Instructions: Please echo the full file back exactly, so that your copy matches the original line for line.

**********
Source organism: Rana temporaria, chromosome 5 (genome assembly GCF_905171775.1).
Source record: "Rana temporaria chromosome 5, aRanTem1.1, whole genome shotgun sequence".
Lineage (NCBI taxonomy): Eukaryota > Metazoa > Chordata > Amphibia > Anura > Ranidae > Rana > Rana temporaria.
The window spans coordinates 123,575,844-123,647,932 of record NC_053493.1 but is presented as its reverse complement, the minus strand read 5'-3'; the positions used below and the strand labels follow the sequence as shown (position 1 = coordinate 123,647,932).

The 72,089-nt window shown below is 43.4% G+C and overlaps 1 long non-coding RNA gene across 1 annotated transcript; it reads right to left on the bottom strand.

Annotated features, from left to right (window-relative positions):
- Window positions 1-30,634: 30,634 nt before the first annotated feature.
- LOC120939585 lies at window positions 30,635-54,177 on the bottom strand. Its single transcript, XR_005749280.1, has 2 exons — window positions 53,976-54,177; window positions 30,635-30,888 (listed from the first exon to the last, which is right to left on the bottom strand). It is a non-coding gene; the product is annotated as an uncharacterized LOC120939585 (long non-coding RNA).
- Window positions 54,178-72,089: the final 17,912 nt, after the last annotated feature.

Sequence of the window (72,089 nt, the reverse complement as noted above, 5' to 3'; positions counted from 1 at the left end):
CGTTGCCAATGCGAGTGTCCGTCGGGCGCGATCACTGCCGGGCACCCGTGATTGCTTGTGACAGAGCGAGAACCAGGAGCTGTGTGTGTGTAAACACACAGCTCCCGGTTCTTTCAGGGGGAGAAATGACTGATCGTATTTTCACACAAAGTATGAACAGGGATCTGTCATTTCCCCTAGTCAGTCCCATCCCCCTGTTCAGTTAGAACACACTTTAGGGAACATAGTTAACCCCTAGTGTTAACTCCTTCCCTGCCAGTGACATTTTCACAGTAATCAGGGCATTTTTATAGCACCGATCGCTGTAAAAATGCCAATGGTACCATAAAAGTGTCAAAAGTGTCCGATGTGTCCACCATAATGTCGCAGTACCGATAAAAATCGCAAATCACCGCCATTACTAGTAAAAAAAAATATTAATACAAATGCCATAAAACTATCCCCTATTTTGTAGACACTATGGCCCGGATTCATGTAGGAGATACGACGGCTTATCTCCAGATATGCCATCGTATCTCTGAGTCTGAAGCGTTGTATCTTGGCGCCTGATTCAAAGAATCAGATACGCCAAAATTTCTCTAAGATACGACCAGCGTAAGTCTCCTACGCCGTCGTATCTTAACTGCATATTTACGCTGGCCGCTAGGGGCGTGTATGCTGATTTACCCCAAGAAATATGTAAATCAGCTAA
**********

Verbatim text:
Source organism: Rana temporaria, chromosome 5 (genome assembly GCF_905171775.1).
Source record: "Rana temporaria chromosome 5, aRanTem1.1, whole genome shotgun sequence".
Lineage (NCBI taxonomy): Eukaryota > Metazoa > Chordata > Amphibia > Anura > Ranidae > Rana > Rana temporaria.
The window spans coordinates 123,575,844-123,647,932 of record NC_053493.1 but is presented as its reverse complement, the minus strand read 5'-3'; the positions used below and the strand labels follow the sequence as shown (position 1 = coordinate 123,647,932).

The 72,089-nt window shown below is 43.4% G+C and overlaps 1 long non-coding RNA gene across 1 annotated transcript; it reads right to left on the bottom strand.

Annotated features, from left to right (window-relative positions):
- Window positions 1-30,634: 30,634 nt before the first annotated feature.
- LOC120939585 lies at window positions 30,635-54,177 on the bottom strand. Its single transcript, XR_005749280.1, has 2 exons — window positions 53,976-54,177; window positions 30,635-30,888 (listed from the first exon to the last, which is right to left on the bottom strand). It is a non-coding gene; the product is annotated as an uncharacterized LOC120939585 (long non-coding RNA).
- Window positions 54,178-72,089: the final 17,912 nt, after the last annotated feature.

Sequence of the window (72,089 nt, the reverse complement as noted above, 5' to 3'; positions counted from 1 at the left end):
CGTTGCCAATGCGAGTGTCCGTCGGGCGCGATCACTGCCGGGCACCCGTGATTGCTTGTGACAGAGCGAGAACCAGGAGCTGTGTGTGTGTAAACACACAGCTCCCGGTTCTTTCAGGGGGAGAAATGACTGATCGTATTTTCACACAAAGTATGAACAGGGATCTGTCATTTCCCCTAGTCAGTCCCATCCCCCTGTTCAGTTAGAACACACTTTAGGGAACATAGTTAACCCCTAGTGTTAACTCCTTCCCTGCCAGTGACATTTTCACAGTAATCAGGGCATTTTTATAGCACCGATCGCTGTAAAAATGCCAATGGTACCATAAAAGTGTCAAAAGTGTCCGATGTGTCCACCATAATGTCGCAGTACCGATAAAAATCGCAAATCACCGCCATTACTAGTAAAAAAAAATATTAATACAAATGCCATAAAACTATCCCCTATTTTGTAGACACTATGGCCCGGATTCATGTAGGAGATACGACGGCTTATCTCCAGATATGCCATCGTATCTCTGAGTCTGAAGCGTTGTATCTTGGCGCCTGATTCAAAGAATCAGATACGCCAAAATTTCTCTAAGATACGACCAGCGTAAGTCTCCTACGCCGTCGTATCTTAACTGCATATTTACGCTGGCCGCTAGGGGCGTGTATGCTGATTTACCCCAAGAAATATGTAAATCAGCTAA